As usual, Sam raises fascinating questions regarding language and word choices. And, while he writes in English about language and word choices in English, most translators will quickly see how relevant every point is to improved insights into why original-language documents are written the way they are and how to translate them more effectively into their target language.
Restaurant menus can teach you how to project confidence reviews Dan Jurafsky’s The Language of Food: A Linguist Reads the Menu.
Some quotes (my bold):
How was that sandwich? Handcrafted with unpasteurised aged cheddar from grass-fed heritage cows and accessorised with ripe heirloom tomatoes and fleur de sel butter from Normandy? Or was it a doorstop sarnie on thick-cut white bread with real mayonnaise and juicy, fresh sliced tomatoes just the way you like it? Or was it, y’know: essentially a cheese sandwich.
“Filler words” — such as tasty, mouthwatering, scrumptious, zesty, rich, golden-brown, crispy, crunchy, ripe and real — infallibly garnished the menus of mid-priced chains while absent from Michelin-starred gastro-joints. Why?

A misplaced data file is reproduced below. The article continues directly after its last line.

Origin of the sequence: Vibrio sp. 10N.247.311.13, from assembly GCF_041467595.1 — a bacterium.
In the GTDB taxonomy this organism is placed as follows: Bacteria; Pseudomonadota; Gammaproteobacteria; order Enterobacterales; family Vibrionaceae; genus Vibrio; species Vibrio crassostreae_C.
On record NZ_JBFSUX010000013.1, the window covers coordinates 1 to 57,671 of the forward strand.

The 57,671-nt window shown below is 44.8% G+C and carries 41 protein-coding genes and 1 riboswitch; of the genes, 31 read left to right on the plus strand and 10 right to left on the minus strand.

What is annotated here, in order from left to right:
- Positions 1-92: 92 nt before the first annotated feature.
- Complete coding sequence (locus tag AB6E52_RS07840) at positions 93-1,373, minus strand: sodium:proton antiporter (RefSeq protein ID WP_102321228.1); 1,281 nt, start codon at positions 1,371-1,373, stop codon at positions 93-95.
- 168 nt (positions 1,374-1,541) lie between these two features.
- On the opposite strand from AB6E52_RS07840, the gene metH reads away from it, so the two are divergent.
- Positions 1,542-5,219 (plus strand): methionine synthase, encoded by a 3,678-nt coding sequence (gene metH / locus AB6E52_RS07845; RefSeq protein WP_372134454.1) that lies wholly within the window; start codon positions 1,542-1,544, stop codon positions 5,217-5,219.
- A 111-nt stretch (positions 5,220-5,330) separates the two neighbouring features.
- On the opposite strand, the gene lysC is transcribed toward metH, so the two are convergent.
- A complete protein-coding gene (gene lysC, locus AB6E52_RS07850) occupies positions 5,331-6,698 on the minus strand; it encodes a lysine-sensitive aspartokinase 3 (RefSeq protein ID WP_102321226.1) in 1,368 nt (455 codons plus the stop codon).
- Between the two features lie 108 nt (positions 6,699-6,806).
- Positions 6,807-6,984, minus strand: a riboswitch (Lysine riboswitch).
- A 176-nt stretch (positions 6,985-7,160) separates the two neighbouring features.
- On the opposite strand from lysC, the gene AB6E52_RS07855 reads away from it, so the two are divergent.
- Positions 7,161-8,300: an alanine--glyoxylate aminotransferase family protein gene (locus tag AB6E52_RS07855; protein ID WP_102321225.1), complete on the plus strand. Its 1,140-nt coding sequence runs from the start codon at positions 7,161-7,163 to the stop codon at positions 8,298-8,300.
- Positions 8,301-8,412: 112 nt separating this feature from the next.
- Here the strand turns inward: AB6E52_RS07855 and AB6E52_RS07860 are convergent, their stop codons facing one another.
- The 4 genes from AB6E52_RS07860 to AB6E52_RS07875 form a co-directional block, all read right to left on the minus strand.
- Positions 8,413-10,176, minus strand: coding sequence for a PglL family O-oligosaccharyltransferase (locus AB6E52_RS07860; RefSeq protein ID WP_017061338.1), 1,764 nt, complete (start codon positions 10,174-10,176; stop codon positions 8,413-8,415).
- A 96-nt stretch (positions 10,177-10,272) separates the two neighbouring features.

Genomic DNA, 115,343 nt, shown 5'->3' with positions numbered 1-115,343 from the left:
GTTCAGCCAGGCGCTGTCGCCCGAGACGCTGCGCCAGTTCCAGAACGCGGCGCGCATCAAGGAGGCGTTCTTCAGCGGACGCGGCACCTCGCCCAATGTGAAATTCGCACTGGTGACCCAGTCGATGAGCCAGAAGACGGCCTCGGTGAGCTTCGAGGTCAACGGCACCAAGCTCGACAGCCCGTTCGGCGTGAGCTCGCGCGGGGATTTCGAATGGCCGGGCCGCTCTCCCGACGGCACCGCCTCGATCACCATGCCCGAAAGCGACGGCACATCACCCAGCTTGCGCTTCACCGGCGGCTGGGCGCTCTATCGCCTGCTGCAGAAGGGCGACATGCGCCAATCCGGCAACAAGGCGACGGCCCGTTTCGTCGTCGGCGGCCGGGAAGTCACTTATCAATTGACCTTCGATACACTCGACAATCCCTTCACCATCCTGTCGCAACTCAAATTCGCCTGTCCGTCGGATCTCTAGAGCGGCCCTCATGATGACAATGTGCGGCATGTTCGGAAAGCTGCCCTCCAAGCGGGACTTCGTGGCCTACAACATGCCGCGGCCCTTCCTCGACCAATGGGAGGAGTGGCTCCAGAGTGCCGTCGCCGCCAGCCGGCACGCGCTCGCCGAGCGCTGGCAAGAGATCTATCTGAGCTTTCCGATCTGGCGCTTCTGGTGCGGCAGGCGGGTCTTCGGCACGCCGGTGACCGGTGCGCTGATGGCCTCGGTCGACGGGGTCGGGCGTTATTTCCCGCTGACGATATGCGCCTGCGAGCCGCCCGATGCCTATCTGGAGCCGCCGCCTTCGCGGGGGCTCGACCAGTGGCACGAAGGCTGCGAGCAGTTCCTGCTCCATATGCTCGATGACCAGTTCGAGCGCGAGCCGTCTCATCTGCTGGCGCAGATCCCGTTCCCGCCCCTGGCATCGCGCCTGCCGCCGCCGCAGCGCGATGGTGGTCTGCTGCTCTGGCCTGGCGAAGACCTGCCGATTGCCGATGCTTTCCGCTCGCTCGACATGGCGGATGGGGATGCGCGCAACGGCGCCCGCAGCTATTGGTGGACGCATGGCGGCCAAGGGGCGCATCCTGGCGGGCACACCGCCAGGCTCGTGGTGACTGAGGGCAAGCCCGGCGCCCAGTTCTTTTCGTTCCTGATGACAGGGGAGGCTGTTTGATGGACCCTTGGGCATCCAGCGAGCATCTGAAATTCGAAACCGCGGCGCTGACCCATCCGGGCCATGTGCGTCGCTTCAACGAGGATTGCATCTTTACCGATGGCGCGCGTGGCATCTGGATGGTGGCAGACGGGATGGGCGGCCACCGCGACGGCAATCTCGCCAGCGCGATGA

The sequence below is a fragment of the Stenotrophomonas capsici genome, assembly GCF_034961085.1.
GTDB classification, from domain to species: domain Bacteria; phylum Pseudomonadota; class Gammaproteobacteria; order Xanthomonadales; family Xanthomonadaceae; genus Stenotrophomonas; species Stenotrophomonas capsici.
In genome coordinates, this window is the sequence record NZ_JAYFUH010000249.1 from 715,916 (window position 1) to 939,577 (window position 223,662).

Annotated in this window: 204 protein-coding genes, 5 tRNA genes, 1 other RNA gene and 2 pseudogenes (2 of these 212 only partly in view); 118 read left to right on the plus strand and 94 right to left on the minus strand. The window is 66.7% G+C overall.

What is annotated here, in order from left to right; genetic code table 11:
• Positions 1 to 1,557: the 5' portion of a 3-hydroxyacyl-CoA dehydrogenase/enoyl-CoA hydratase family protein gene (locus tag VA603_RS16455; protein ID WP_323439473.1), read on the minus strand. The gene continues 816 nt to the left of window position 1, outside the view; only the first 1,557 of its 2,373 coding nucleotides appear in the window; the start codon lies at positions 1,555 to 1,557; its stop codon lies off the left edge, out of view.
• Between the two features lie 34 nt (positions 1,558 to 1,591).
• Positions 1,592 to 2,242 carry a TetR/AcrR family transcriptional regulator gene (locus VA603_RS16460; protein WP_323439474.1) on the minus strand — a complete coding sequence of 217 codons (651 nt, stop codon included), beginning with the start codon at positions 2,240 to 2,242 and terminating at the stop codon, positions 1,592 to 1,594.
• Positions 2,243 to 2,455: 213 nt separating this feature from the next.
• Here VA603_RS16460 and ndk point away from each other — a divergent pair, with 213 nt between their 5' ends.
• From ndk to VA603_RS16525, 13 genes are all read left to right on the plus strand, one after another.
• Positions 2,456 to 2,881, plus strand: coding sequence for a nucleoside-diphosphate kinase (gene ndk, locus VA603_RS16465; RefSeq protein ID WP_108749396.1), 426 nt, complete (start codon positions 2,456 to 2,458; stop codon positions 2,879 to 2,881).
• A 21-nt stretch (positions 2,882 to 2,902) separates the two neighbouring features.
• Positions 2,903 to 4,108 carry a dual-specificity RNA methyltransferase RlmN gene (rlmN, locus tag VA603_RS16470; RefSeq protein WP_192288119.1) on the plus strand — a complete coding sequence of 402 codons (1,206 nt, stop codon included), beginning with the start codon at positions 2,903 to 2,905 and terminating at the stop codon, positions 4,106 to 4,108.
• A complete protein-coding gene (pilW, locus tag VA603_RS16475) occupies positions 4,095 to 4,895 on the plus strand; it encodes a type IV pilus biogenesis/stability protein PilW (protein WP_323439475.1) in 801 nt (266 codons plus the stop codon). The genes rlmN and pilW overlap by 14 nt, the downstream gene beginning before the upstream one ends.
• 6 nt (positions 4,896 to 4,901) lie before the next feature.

Restaurant language also bears on what rhetoric-heads call ethos, aka the way a speaker positions him or herself with an audience.
Menu-writing is a branch of persuasion like any other. Food is deeply involved with social status, which is deeply involved with ego. The appeal to the gut — a visceral form of persuasion — is a microcosm of the importance of word choice and, through it, positioning of the speaker, in a persuasive strategy.From the website on The Language of Food: A Linguist Reads the Menu:
Why do we eat toast for breakfast, and then toast to good health at dinner? What does the turkey we eat on Thanksgiving have to do with the country on the eastern Mediterranean? Can you figure out how much your dinner will cost by counting the words on the menu? In The Language of Food, Stanford University professor and MacArthur Fellow Dan Jurafsky peels away the mysteries from the foods we think we know.